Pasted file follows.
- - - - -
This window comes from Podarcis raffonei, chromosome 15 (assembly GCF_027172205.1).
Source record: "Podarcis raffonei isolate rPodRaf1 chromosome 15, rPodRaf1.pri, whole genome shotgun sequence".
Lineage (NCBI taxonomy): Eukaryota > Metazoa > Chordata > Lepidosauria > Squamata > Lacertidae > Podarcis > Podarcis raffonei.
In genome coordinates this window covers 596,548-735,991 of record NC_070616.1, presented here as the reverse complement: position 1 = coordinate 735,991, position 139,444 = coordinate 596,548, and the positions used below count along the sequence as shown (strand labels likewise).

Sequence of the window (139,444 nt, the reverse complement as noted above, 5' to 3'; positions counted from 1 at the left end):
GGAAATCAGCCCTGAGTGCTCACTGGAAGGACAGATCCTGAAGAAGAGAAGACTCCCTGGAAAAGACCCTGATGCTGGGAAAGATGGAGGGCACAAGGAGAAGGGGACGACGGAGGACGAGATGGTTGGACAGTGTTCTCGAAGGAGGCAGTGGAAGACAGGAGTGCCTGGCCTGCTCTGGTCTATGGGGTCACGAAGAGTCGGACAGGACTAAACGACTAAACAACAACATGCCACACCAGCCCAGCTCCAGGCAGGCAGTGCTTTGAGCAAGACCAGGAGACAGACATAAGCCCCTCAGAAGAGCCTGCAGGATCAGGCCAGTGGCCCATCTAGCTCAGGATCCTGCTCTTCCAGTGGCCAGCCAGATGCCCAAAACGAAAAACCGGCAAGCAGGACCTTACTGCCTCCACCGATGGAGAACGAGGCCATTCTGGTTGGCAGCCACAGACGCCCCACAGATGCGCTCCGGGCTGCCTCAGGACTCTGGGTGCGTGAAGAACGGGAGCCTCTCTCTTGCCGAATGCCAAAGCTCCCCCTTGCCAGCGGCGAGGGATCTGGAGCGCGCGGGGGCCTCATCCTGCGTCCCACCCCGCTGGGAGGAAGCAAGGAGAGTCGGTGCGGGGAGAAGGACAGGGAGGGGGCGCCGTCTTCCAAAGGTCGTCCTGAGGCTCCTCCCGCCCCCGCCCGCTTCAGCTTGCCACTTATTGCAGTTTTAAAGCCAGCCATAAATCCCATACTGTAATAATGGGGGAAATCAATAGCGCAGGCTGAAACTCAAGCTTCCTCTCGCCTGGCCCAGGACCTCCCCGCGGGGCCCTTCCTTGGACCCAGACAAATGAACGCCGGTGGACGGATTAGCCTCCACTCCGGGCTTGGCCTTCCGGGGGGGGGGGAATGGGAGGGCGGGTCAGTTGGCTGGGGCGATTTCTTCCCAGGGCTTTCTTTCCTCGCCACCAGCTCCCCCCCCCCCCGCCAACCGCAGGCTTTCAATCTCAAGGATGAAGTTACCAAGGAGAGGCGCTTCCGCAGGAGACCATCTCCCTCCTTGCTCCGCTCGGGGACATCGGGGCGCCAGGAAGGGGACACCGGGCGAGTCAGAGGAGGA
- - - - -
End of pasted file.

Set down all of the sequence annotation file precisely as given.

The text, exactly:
This window comes from Podarcis raffonei, chromosome 15 (assembly GCF_027172205.1).
Source record: "Podarcis raffonei isolate rPodRaf1 chromosome 15, rPodRaf1.pri, whole genome shotgun sequence".
Lineage (NCBI taxonomy): Eukaryota > Metazoa > Chordata > Lepidosauria > Squamata > Lacertidae > Podarcis > Podarcis raffonei.
In genome coordinates this window covers 596,548-735,991 of record NC_070616.1, presented here as the reverse complement: position 1 = coordinate 735,991, position 139,444 = coordinate 596,548, and the positions used below count along the sequence as shown (strand labels likewise).

Sequence of the window (139,444 nt, the reverse complement as noted above, 5' to 3'; positions counted from 1 at the left end):
GGAAATCAGCCCTGAGTGCTCACTGGAAGGACAGATCCTGAAGAAGAGAAGACTCCCTGGAAAAGACCCTGATGCTGGGAAAGATGGAGGGCACAAGGAGAAGGGGACGACGGAGGACGAGATGGTTGGACAGTGTTCTCGAAGGAGGCAGTGGAAGACAGGAGTGCCTGGCCTGCTCTGGTCTATGGGGTCACGAAGAGTCGGACAGGACTAAACGACTAAACAACAACATGCCACACCAGCCCAGCTCCAGGCAGGCAGTGCTTTGAGCAAGACCAGGAGACAGACATAAGCCCCTCAGAAGAGCCTGCAGGATCAGGCCAGTGGCCCATCTAGCTCAGGATCCTGCTCTTCCAGTGGCCAGCCAGATGCCCAAAACGAAAAACCGGCAAGCAGGACCTTACTGCCTCCACCGATGGAGAACGAGGCCATTCTGGTTGGCAGCCACAGACGCCCCACAGATGCGCTCCGGGCTGCCTCAGGACTCTGGGTGCGTGAAGAACGGGAGCCTCTCTCTTGCCGAATGCCAAAGCTCCCCCTTGCCAGCGGCGAGGGATCTGGAGCGCGCGGGGGCCTCATCCTGCGTCCCACCCCGCTGGGAGGAAGCAAGGAGAGTCGGTGCGGGGAGAAGGACAGGGAGGGGGCGCCGTCTTCCAAAGGTCGTCCTGAGGCTCCTCCCGCCCCCGCCCGCTTCAGCTTGCCACTTATTGCAGTTTTAAAGCCAGCCATAAATCCCATACTGTAATAATGGGGGAAATCAATAGCGCAGGCTGAAACTCAAGCTTCCTCTCGCCTGGCCCAGGACCTCCCCGCGGGGCCCTTCCTTGGACCCAGACAAATGAACGCCGGTGGACGGATTAGCCTCCACTCCGGGCTTGGCCTTCCGGGGGGGGGGGAATGGGAGGGCGGGTCAGTTGGCTGGGGCGATTTCTTCCCAGGGCTTTCTTTCCTCGCCACCAGCTCCCCCCCCCCCCGCCAACCGCAGGCTTTCAATCTCAAGGATGAAGTTACCAAGGAGAGGCGCTTCCGCAGGAGACCATCTCCCTCCTTGCTCCGCTCGGGGACATCGGGGCGCCAGGAAGGGGACACCGGGCGAGTCAGAGGAGGA